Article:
Tuesday, October 26, 2010

Book Reviews and Shameless Plugs

It being that time of year when I have to renew my library card, I’ve had my mind on books lately. So, for all you literate folks out there – and you wouldn’t be here if you weren’t – here’s a short list of my current recommendations.

First – Shameless Plug #1 – is "A Dirge For Sabis", first book in the trilogy, “The Sword of Knowledge”, available at www.amazon.com. The trilogy was an experiment by C. J. Cherryh, wherein she took a general outline of history on a fictional world, divided it into three ages, and handed each outline to a partner to make into a novel. I got the first book, about the downfall of the old Empire of Sabis and the founding of a new society. CJ wanted to keep the fantasy elements to a minimum, so the only magic that works in this fictional universe is Murphy’s Law: you can psychically well-wish or ill-wish somebody, and that’s it. All the rest is science and politics. Being the jolly Anarchist that I am, I centered the story on a group of scientists (and their families) struggling to hold off downfall and chaos with a new invention: a simple black-powder cannon. The chief conflict of the story is their struggle to save something of their collapsing society despite the obstacles of medieval politics. It’s a jolly good read, if I say so myself.

Shameless Plug #2, likewise available at Amazon.com, is my collection of true funny stories: "Offensive As Hell: The Joys of Jesus-Freak Bagging". The title pretty much says it all, and I want to thank again all the folks who told me their pet tales. Here you’ll find stories of lucky accidents with pythons, calculated nudity, fortunate storms and inspired comebacks. It can be read purely for laughs, or as a handy tool-book. Listed under “humor”, this garnered a lot of reviews at Amazon, all of them merrily positive. It’s a small book, but I’ve heard enough such stories since that, if I ever do a second edition, it’ll be a good bit thicker.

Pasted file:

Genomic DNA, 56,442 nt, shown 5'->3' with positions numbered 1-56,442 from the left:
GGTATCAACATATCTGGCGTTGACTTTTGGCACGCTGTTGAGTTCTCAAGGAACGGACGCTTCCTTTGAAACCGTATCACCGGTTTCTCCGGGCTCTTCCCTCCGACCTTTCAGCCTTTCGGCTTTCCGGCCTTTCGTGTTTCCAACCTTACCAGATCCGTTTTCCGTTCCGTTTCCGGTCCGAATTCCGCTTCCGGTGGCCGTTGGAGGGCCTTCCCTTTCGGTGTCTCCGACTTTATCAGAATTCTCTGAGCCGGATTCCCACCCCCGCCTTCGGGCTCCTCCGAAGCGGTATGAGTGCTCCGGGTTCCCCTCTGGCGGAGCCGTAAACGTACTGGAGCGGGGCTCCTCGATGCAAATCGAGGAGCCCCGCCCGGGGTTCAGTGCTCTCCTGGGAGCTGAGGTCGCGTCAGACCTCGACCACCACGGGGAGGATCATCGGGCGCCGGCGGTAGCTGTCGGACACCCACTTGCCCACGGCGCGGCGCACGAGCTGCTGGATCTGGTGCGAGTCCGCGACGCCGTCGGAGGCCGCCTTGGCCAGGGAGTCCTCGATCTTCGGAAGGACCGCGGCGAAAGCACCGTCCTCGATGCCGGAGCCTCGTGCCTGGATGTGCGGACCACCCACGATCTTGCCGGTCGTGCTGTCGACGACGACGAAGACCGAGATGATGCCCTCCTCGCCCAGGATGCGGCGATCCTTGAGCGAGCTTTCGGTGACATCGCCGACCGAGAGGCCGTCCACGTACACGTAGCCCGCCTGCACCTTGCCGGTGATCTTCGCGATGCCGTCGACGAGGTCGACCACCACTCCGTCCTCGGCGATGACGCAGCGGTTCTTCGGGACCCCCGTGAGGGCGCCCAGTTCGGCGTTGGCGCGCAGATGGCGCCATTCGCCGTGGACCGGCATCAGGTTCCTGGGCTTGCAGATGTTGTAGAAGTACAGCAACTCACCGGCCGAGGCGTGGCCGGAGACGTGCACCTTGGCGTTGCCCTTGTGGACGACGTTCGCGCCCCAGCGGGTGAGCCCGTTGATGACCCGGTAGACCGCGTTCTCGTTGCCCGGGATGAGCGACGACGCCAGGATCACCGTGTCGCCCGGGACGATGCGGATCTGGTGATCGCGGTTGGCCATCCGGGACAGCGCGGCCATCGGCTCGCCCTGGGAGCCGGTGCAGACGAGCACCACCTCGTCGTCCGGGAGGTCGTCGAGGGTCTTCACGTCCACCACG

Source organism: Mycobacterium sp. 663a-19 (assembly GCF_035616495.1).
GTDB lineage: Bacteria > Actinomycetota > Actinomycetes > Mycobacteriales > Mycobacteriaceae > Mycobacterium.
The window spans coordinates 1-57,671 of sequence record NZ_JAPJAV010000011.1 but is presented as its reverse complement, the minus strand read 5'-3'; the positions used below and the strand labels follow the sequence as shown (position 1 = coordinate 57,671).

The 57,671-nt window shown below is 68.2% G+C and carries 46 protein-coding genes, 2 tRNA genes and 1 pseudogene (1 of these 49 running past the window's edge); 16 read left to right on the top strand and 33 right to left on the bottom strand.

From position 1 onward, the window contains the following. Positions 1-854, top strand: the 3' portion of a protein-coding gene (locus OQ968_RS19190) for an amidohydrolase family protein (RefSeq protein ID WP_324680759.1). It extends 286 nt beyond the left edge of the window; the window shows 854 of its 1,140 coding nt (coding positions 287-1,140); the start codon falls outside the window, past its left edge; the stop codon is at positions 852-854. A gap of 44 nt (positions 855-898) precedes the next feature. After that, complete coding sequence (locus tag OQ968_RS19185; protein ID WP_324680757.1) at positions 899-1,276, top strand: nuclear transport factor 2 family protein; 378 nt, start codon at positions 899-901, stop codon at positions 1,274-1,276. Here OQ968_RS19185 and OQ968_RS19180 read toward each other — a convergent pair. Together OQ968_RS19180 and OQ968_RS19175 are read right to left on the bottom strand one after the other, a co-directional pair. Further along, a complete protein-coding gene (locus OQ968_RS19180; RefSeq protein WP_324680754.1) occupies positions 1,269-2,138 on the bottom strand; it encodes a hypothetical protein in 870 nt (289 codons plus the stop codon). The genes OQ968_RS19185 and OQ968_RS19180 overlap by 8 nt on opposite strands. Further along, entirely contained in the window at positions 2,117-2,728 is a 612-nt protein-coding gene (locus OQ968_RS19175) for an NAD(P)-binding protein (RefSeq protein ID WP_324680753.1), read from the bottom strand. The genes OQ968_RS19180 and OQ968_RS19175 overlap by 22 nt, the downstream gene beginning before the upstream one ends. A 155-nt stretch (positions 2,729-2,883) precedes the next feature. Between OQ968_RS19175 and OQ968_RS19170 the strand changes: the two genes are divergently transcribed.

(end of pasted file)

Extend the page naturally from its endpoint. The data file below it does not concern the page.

Now for other people’s stuff.

"Verasheyan", by J. Trout (it was that name which made me stop and look), from Phaze Books (www.phaze.com), is something uniquely weird. It’s a Science Fiction/BDSM/erotic Romance, which isn’t something one encounters every day. The plot is simple enough: future cops capture a beautiful hermaphroditic alien who, as bodyguard to an interstellar crook, knows all his/her boss’s secrets. To wring the information out of the alien, the commander hands him/her over to a BDSM expert, Master Zane, and his assistant Nell. The experts succeed in getting the info, in a series of blisteringly erotic scenes, but Nell falls for the alien, and Master Zane plots to keep custody of him/her as a toy for Nell. Part of the deal involves taking on the police commander as a student, and his subsequent training – neatly paralleling the developing relationship between the Alien and Nell – involves some eye-opening revelations about the BDSM phenomenon. This is either the hottest textbook or the most informative bit of porno that I’ve ever encountered.